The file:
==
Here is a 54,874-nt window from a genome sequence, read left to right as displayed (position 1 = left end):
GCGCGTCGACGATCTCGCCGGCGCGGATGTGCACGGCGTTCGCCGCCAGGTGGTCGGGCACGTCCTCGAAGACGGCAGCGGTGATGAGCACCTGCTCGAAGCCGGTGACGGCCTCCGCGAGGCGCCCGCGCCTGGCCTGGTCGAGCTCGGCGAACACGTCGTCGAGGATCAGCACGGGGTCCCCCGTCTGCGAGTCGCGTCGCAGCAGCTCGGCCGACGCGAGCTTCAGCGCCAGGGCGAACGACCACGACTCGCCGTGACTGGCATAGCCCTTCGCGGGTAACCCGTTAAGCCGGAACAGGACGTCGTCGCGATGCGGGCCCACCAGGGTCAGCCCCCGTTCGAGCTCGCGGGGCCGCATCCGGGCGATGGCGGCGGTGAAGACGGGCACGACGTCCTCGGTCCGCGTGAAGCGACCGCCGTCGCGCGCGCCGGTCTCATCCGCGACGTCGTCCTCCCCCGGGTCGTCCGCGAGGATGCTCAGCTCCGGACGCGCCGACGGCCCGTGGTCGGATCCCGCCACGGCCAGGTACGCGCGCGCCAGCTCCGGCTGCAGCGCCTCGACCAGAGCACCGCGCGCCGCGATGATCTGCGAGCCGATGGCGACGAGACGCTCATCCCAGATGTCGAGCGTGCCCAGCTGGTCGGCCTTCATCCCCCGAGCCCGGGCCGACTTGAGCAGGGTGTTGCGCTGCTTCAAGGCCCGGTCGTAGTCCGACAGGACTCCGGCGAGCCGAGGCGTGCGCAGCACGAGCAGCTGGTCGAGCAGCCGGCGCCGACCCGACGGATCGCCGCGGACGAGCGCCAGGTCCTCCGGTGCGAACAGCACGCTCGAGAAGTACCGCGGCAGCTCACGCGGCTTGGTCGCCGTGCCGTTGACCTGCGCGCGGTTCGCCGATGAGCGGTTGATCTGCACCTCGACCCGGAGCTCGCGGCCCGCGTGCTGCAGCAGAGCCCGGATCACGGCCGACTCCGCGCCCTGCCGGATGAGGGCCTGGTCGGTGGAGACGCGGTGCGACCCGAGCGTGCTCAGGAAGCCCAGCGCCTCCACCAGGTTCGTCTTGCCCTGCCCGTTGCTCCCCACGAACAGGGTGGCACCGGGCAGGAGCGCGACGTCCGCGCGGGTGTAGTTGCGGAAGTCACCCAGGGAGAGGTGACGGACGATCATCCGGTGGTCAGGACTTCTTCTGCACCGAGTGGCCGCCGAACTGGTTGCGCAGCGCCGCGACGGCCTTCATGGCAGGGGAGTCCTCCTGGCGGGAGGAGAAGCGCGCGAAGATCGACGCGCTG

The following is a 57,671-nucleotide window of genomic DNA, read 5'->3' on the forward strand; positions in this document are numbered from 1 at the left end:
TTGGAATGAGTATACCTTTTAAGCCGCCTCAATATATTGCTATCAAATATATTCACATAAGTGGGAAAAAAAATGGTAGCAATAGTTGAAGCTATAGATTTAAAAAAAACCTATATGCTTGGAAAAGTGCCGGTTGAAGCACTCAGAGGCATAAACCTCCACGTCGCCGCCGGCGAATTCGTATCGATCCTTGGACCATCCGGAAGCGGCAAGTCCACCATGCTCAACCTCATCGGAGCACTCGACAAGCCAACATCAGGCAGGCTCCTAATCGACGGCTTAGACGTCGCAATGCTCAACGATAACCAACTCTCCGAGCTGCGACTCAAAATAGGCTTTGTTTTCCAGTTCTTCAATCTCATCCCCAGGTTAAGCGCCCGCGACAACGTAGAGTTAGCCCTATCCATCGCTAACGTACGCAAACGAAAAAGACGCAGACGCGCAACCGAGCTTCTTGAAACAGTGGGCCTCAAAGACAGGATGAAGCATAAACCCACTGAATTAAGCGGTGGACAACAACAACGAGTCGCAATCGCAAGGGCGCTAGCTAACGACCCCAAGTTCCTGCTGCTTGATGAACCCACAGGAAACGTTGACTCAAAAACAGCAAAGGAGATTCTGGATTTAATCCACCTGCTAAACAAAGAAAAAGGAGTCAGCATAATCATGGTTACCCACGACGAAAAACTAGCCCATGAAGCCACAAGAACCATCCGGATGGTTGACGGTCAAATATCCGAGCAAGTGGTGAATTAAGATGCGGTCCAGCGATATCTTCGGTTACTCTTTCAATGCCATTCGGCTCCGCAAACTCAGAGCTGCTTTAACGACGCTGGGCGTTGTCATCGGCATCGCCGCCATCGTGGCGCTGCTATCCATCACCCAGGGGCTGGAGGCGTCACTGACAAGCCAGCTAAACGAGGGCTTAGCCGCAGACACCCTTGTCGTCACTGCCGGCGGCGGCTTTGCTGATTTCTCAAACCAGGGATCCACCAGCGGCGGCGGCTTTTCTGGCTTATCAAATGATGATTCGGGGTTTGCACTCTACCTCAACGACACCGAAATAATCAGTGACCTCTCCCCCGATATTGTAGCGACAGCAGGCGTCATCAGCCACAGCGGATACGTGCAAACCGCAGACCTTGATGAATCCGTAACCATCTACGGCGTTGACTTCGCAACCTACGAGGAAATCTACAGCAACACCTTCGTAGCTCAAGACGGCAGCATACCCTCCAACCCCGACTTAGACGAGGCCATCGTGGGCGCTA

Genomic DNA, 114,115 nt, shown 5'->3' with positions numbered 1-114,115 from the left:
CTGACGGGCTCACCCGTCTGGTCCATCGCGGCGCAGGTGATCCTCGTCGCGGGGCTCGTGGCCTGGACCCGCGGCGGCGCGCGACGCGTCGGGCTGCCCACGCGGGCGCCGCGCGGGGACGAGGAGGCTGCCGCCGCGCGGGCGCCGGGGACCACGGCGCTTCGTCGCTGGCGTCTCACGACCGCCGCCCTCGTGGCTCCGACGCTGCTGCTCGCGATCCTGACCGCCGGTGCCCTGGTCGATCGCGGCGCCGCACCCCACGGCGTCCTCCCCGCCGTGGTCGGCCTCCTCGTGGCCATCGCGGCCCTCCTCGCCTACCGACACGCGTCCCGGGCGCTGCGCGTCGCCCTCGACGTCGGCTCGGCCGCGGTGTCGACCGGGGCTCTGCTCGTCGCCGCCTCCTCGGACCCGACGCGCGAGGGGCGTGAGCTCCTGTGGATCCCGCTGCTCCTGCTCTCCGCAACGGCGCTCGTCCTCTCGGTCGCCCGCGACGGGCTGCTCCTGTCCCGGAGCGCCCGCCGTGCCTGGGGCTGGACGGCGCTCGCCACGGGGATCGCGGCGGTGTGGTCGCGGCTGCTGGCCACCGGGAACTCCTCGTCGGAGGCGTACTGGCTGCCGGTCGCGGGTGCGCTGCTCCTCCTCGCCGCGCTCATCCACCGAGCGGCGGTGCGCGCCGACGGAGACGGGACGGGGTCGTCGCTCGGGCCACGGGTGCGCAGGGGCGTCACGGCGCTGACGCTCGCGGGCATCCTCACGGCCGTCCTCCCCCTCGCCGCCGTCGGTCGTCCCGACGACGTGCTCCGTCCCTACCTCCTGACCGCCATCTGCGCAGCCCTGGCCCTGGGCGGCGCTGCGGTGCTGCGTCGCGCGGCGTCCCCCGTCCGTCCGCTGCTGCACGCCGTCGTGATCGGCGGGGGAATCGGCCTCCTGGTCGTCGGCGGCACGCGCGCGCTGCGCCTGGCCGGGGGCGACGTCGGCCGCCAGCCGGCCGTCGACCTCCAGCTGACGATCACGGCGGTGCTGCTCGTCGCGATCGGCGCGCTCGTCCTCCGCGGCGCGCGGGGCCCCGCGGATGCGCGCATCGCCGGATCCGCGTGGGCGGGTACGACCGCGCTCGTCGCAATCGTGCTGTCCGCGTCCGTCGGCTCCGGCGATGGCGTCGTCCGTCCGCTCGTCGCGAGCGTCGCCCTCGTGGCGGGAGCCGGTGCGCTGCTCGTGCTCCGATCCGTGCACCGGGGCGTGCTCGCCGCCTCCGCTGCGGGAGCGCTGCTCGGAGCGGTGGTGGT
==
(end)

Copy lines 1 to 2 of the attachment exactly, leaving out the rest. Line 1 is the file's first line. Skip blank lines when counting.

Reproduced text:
Here is a 54,874-nt window from a genome sequence, read left to right as displayed (position 1 = left end):
GCGCGTCGACGATCTCGCCGGCGCGGATGTGCACGGCGTTCGCCGCCAGGTGGTCGGGCACGTCCTCGAAGACGGCAGCGGTGATGAGCACCTGCTCGAAGCCGGTGACGGCCTCCGCGAGGCGCCCGCGCCTGGCCTGGTCGAGCTCGGCGAACACGTCGTCGAGGATCAGCACGGGGTCCCCCGTCTGCGAGTCGCGTCGCAGCAGCTCGGCCGACGCGAGCTTCAGCGCCAGGGCGAACGACCACGACTCGCCGTGACTGGCATAGCCCTTCGCGGGTAACCCGTTAAGCCGGAACAGGACGTCGTCGCGATGCGGGCCCACCAGGGTCAGCCCCCGTTCGAGCTCGCGGGGCCGCATCCGGGCGATGGCGGCGGTGAAGACGGGCACGACGTCCTCGGTCCGCGTGAAGCGACCGCCGTCGCGCGCGCCGGTCTCATCCGCGACGTCGTCCTCCCCCGGGTCGTCCGCGAGGATGCTCAGCTCCGGACGCGCCGACGGCCCGTGGTCGGATCCCGCCACGGCCAGGTACGCGCGCGCCAGCTCCGGCTGCAGCGCCTCGACCAGAGCACCGCGCGCCGCGATGATCTGCGAGCCGATGGCGACGAGACGCTCATCCCAGATGTCGAGCGTGCCCAGCTGGTCGGCCTTCATCCCCCGAGCCCGGGCCGACTTGAGCAGGGTGTTGCGCTGCTTCAAGGCCCGGTCGTAGTCCGACAGGACTCCGGCGAGCCGAGGCGTGCGCAGCACGAGCAGCTGGTCGAGCAGCCGGCGCCGACCCGACGGATCGCCGCGGACGAGCGCCAGGTCCTCCGGTGCGAACAGCACGCTCGAGAAGTACCGCGGCAGCTCACGCGGCTTGGTCGCCGTGCCGTTGACCTGCGCGCGGTTCGCCGATGAGCGGTTGATCTGCACCTCGACCCGGAGCTCGCGGCCCGCGTGCTGCAGCAGAGCCCGGATCACGGCCGACTCCGCGCCCTGCCGGATGAGGGCCTGGTCGGTGGAGACGCGGTGCGACCCGAGCGTGCTCAGGAAGCCCAGCGCCTCCACCAGGTTCGTCTTGCCCTGCCCGTTGCTCCCCACGAACAGGGTGGCACCGGGCAGGAGCGCGACGTCCGCGCGGGTGTAGTTGCGGAAGTCACCCAGGGAGAGGTGACGGACGATCATCCGGTGGTCAGGACTTCTTCTGCACCGAGTGGCCGCCGAACTGGTTGCGCAGCGCCGCGACGGCCTTCATGGCAGGGGAGTCCTCCTGGCGGGAGGAGAAGCGCGCGAAGATCGACGCGCTG